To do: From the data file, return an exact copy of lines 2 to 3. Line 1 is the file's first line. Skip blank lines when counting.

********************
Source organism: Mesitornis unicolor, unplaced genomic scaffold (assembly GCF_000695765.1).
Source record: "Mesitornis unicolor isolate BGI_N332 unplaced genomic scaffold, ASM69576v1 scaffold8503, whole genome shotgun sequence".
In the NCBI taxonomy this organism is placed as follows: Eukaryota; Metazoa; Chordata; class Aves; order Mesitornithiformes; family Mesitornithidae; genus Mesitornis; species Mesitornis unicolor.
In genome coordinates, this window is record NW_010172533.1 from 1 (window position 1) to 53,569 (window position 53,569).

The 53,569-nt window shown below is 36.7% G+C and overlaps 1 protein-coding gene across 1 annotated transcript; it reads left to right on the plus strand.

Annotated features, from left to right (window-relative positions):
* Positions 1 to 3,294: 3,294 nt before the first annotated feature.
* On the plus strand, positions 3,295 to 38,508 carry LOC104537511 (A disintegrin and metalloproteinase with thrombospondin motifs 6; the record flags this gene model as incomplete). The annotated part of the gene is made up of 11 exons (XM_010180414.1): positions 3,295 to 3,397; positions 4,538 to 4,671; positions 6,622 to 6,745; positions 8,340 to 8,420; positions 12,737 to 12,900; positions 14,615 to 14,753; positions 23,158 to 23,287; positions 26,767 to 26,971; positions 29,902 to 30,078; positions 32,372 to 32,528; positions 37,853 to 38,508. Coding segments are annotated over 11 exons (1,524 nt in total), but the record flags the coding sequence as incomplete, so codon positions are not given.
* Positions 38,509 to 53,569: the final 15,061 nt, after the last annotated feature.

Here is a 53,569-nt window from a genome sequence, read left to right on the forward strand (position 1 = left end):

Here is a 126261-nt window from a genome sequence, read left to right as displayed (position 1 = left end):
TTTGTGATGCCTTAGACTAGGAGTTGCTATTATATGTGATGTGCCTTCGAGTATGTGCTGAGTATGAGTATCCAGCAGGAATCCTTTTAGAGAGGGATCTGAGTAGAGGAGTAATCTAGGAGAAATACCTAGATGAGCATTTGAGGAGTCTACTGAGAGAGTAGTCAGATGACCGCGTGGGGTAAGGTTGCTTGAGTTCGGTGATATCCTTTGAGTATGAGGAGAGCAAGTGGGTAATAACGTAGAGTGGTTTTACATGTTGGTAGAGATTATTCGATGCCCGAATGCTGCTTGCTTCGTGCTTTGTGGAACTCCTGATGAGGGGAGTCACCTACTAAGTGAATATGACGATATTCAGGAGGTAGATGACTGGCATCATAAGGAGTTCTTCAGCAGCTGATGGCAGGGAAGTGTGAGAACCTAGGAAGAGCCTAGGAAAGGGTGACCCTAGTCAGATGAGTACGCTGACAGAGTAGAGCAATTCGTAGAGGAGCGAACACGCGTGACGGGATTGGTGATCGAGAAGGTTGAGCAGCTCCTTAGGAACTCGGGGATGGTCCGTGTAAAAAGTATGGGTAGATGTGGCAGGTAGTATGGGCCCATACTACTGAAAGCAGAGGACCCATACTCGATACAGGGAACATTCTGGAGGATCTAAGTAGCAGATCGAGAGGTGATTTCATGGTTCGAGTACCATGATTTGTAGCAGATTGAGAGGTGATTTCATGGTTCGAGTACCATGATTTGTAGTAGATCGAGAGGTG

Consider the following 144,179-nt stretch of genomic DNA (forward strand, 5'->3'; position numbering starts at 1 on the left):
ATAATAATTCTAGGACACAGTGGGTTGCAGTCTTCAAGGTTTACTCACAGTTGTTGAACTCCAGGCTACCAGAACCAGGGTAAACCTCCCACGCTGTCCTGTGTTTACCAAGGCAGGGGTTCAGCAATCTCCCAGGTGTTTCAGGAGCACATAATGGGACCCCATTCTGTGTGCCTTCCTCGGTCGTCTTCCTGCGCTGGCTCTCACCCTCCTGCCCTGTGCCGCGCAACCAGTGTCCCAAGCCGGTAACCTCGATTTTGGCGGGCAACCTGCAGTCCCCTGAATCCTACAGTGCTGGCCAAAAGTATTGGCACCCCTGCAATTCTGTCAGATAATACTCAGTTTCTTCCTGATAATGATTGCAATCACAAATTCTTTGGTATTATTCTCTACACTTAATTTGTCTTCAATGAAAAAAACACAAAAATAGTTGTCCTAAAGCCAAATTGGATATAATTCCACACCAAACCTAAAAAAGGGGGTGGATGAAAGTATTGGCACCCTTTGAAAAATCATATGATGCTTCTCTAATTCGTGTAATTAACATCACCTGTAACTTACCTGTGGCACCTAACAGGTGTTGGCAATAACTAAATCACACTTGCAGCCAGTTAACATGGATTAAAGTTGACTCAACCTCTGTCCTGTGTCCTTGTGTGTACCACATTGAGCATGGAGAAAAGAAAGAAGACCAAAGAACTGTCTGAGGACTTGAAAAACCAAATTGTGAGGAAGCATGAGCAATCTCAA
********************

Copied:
Source record: "Mesitornis unicolor isolate BGI_N332 unplaced genomic scaffold, ASM69576v1 scaffold8503, whole genome shotgun sequence".
In the NCBI taxonomy this organism is placed as follows: Eukaryota; Metazoa; Chordata; class Aves; order Mesitornithiformes; family Mesitornithidae; genus Mesitornis; species Mesitornis unicolor.